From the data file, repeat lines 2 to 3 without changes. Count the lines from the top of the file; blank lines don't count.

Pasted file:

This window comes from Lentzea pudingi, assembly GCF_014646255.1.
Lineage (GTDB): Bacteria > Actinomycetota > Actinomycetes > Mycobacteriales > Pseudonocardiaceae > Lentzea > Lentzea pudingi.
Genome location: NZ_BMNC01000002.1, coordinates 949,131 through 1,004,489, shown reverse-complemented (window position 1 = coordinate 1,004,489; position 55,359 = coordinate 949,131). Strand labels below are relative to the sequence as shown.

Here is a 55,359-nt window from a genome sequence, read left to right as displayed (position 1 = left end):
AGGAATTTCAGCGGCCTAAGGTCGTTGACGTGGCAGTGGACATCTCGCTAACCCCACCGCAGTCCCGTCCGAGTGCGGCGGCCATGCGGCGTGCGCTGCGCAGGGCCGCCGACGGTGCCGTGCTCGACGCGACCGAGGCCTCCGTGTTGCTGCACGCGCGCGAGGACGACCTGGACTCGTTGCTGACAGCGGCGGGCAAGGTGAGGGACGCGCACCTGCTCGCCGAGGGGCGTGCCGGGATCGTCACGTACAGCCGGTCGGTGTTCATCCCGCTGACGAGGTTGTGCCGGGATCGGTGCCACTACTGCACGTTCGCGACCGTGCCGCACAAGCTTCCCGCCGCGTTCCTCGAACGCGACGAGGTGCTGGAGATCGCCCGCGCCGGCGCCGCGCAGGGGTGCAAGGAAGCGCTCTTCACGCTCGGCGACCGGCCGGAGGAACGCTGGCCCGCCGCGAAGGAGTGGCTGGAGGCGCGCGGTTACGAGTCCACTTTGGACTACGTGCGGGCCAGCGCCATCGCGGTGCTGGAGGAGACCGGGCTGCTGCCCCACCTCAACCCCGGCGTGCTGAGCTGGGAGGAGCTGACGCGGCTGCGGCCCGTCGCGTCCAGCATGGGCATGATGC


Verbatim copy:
Lineage (GTDB): Bacteria > Actinomycetota > Actinomycetes > Mycobacteriales > Pseudonocardiaceae > Lentzea > Lentzea pudingi.
Genome location: NZ_BMNC01000002.1, coordinates 949,131 through 1,004,489, shown reverse-complemented (window position 1 = coordinate 1,004,489; position 55,359 = coordinate 949,131). Strand labels below are relative to the sequence as shown.